Bacteria in drinks such as Vifit stop pathogens by using grabber-like arms to cling onto intestinal walls. This discovery is made by a group of Finnish, Belgium and Dutch researchers, under the coordination of Prof. Willem de Vos of the Laboratory of Microbiology (Wageningen University, The Netherlands). The results were published in the Proceedings of the National Academy of Sciences late last week.
The Lactobacillus rhamnosus GG (LGG) bacterium, often found in bacteria drinks such as Vifit, has gained a reputation worldwide for its positive health effects. That LGG makes the intestinal wall less penetrable for intruders is a fact which researchers have known for some time. 'LGG has an impeccable character', says de Vos. 'Its health effects have been proven again and again; we just didn't know how it works.'
It appears that LGG has grabber-like arms called 'pili' with a binding protein at their bases which enables them to adhere to the intestinal mucus lining. In so doing, the bacterium protects the intestinal cells and reinforces the barrier function of the intestine. Other bacteria strains or mutants without pili or binding protein are present in the intestine for much shorter periods.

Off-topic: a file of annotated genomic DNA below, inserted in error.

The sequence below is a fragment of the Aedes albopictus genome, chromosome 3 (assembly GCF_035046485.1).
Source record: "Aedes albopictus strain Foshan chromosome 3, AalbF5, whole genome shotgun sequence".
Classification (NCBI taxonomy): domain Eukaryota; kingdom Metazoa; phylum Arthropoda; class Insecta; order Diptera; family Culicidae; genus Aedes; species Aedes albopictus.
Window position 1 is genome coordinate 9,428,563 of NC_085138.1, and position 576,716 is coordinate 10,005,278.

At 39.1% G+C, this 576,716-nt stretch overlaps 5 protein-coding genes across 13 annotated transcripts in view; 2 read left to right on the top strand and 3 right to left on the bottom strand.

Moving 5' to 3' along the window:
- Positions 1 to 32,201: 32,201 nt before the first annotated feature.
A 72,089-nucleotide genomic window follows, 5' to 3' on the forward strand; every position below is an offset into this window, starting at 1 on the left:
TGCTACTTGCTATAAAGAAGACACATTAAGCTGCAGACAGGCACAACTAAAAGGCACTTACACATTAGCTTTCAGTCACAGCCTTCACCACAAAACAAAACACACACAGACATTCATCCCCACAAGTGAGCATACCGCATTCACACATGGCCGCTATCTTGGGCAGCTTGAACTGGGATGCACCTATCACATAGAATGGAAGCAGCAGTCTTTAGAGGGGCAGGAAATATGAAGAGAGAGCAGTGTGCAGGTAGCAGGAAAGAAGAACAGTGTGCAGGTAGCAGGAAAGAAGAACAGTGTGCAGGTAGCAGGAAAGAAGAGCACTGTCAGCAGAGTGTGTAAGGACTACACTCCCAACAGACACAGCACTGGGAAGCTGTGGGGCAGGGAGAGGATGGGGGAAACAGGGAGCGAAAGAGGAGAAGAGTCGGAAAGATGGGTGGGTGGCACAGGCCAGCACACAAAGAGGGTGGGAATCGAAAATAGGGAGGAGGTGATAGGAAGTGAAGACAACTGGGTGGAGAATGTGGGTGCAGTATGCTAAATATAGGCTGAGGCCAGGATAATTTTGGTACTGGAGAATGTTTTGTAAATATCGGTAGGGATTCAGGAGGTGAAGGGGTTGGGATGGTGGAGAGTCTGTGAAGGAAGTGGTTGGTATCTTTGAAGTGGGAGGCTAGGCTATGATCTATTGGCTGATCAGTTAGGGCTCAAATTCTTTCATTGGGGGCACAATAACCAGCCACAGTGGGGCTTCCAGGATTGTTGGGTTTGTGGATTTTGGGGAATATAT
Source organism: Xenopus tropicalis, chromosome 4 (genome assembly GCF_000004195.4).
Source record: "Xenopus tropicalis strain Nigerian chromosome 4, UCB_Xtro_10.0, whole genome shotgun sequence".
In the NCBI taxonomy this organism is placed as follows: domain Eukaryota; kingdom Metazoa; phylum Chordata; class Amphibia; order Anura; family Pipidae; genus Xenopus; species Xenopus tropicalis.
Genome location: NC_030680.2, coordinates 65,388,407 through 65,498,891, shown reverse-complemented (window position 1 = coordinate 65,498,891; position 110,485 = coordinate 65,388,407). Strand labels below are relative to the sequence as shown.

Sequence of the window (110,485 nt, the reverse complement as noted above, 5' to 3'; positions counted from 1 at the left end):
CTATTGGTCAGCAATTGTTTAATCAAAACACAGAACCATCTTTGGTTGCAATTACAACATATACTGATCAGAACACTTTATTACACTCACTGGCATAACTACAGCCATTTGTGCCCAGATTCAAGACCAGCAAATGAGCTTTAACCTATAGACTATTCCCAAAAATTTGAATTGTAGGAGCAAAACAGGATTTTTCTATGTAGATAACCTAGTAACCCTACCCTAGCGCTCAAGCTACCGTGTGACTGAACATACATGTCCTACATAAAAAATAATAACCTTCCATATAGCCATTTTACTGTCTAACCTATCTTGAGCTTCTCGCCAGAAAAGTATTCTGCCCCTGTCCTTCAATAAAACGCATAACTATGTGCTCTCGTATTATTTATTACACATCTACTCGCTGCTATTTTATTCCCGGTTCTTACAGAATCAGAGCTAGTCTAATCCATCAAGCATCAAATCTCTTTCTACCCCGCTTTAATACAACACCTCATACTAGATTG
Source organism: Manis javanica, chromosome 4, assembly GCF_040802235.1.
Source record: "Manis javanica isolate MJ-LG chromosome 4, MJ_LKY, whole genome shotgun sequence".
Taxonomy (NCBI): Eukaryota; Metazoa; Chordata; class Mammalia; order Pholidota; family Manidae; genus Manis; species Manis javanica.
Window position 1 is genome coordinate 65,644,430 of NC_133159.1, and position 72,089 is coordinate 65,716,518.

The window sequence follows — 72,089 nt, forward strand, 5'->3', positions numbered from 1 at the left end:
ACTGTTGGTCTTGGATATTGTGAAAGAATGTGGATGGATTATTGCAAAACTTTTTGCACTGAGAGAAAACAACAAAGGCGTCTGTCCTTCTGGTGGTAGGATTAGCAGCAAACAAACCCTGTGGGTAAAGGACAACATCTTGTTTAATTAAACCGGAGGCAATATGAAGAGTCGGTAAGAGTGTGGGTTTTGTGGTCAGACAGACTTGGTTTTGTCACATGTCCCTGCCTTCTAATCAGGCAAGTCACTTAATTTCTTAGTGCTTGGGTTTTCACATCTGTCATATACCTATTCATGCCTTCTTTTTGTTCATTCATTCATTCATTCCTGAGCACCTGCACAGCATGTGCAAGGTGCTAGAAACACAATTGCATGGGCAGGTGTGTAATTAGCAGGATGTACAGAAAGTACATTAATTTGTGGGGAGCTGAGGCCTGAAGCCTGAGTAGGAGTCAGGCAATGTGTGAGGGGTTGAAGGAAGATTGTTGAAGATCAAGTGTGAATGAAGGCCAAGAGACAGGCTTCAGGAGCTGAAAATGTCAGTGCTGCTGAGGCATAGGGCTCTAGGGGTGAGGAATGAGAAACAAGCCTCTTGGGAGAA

'By binding to the intestinal mucus membrane, LGG remains longer - and therefore is longer active - in the intestine', explains de Vos. 'We think that LGG competes with pathogens which also adhere to the mucus membrane. The pathogens are defeated when there are sufficient LGG bacteria in the intestine: competitive exclusion.'
Now that the mechanism of the health effects of LGG is known, it seems logical to search for an LGG-variant which can stay in the intestine even longer.
'We could work on an LGG bacterium with more of that binding protein, which enables it to be longer active in the intestine', says de Vos. 'That can be done with genetic modification, but traditional selection methods can also be used to pick out bacteria with this protein.'
Provided by Wageningen University
Explore further: Friend or Foe? Scientists Determine How the Intestine Keeps Us Safe From Microbial Invaders